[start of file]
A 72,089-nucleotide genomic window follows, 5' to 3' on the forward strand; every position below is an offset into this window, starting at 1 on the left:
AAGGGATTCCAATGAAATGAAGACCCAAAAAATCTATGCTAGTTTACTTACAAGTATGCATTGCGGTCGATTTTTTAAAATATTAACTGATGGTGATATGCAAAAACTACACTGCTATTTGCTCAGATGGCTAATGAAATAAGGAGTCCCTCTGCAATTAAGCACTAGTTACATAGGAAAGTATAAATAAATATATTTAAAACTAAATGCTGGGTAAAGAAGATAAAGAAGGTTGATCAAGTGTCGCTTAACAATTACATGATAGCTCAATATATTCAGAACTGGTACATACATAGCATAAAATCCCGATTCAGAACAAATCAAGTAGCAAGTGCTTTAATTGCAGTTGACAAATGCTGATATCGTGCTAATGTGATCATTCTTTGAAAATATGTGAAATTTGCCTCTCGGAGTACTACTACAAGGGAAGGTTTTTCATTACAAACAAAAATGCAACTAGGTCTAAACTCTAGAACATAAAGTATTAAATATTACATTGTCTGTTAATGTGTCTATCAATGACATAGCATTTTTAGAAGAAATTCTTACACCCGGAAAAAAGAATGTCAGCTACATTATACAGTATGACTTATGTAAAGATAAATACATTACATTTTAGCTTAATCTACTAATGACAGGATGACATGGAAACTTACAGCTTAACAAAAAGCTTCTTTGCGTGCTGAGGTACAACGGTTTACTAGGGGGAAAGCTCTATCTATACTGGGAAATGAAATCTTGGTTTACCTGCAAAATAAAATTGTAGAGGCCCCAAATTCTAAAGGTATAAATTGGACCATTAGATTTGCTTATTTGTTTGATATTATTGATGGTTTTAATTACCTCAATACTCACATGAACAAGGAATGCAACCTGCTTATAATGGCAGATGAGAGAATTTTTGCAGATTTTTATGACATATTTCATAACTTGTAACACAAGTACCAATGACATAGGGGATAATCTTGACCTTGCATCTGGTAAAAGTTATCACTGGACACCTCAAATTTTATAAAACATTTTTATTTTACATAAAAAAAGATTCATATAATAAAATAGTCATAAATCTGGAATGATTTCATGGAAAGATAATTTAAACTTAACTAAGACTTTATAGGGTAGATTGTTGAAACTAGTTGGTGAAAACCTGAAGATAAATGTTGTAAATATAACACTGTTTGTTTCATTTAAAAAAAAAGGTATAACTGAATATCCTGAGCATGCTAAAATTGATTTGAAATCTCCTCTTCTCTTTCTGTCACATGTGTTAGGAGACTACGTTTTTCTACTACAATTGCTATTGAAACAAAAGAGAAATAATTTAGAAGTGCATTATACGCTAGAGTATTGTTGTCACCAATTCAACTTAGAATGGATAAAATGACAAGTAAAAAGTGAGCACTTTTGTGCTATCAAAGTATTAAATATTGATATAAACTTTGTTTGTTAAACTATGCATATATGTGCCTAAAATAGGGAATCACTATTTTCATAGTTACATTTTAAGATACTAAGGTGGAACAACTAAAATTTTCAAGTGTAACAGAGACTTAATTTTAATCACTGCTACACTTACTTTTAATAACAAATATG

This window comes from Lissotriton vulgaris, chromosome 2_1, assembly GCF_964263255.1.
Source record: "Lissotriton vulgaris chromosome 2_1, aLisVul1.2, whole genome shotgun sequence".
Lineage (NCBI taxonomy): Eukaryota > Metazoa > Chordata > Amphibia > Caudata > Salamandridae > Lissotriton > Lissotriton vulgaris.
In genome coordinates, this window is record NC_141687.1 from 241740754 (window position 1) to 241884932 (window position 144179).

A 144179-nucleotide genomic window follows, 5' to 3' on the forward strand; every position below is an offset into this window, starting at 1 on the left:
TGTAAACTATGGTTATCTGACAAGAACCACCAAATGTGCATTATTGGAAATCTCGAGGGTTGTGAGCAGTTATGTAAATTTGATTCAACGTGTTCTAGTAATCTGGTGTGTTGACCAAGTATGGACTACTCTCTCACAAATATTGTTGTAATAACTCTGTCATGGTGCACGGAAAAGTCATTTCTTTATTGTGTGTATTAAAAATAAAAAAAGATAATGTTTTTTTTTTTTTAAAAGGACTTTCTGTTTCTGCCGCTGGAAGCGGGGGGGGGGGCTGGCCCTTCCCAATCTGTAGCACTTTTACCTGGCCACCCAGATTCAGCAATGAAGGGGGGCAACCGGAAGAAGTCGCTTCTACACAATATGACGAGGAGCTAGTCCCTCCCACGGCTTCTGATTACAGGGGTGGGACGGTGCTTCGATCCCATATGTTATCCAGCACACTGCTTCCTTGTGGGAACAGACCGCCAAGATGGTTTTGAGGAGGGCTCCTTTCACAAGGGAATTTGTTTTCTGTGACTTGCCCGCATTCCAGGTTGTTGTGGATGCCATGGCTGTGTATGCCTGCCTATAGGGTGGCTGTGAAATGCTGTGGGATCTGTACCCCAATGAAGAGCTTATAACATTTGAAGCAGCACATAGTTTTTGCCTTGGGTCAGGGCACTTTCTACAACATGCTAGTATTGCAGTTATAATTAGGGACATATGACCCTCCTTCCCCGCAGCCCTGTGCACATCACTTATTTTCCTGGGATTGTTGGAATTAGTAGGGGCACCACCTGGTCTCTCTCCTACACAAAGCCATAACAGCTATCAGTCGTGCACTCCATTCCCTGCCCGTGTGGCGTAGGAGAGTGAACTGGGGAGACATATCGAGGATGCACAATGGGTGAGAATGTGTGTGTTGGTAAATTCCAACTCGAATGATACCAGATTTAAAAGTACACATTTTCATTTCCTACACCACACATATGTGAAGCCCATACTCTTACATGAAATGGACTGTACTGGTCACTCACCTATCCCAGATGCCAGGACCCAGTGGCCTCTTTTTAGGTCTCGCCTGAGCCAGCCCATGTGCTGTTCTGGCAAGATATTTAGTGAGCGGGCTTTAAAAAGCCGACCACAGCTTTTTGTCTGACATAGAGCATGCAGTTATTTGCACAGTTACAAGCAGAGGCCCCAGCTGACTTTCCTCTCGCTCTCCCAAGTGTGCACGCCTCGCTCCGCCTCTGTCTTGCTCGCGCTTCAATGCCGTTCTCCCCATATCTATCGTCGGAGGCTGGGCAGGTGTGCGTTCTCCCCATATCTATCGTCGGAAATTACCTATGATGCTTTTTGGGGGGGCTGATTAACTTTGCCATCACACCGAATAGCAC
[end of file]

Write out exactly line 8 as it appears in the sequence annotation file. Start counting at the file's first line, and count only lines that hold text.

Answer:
TGTAAACTATGGTTATCTGACAAGAACCACCAAATGTGCATTATTGGAAATCTCGAGGGTTGTGAGCAGTTATGTAAATTTGATTCAACGTGTTCTAGTAATCTGGTGTGTTGACCAAGTATGGACTACTCTCTCACAAATATTGTTGTAATAACTCTGTCATGGTGCACGGAAAAGTCATTTCTTTATTGTGTGTATTAAAAATAAAAAAAGATAATGTTTTTTTTTTTTTAAAAGGACTTTCTGTTTCTGCCGCTGGAAGCGGGGGGGGGGGCTGGCCCTTCCCAATCTGTAGCACTTTTACCTGGCCACCCAGATTCAGCAATGAAGGGGGGCAACCGGAAGAAGTCGCTTCTACACAATATGACGAGGAGCTAGTCCCTCCCACGGCTTCTGATTACAGGGGTGGGACGGTGCTTCGATCCCATATGTTATCCAGCACACTGCTTCCTTGTGGGAACAGACCGCCAAGATGGTTTTGAGGAGGGCTCCTTTCACAAGGGAATTTGTTTTCTGTGACTTGCCCGCATTCCAGGTTGTTGTGGATGCCATGGCTGTGTATGCCTGCCTATAGGGTGGCTGTGAAATGCTGTGGGATCTGTACCCCAATGAAGAGCTTATAACATTTGAAGCAGCACATAGTTTTTGCCTTGGGTCAGGGCACTTTCTACAACATGCTAGTATTGCAGTTATAATTAGGGACATATGACCCTCCTTCCCCGCAGCCCTGTGCACATCACTTATTTTCCTGGGATTGTTGGAATTAGTAGGGGCACCACCTGGTCTCTCTCCTACACAAAGCCATAACAGCTATCAGTCGTGCACTCCATTCCCTGCCCGTGTGGCGTAGGAGAGTGAACTGGGGAGACATATCGAGGATGCACAATGGGTGAGAATGTGTGTGTTGGTAAATTCCAACTCGAATGATACCAGATTTAAAAGTACACATTTTCATTTCCTACACCACACATATGTGAAGCCCATACTCTTACATGAAATGGACTGTACTGGTCACTCACCTATCCCAGATGCCAGGACCCAGTGGCCTCTTTTTAGGTCTCGCCTGAGCCAGCCCATGTGCTGTTCTGGCAAGATATTTAGTGAGCGGGCTTTAAAAAGCCGACCACAGCTTTTTGTCTGACATAGAGCATGCAGTTATTTGCACAGTTACAAGCAGAGGCCCCAGCTGACTTTCCTCTCGCTCTCCCAAGTGTGCACGCCTCGCTCCGCCTCTGTCTTGCTCGCGCTTCAATGCCGTTCTCCCCATATCTATCGTCGGAGGCTGGGCAGGTGTGCGTTCTCCCCATATCTATCGTCGGAAATTACCTATGATGCTTTTTGGGGGGGCTGATTAACTTTGCCATCACACCGAATAGCAC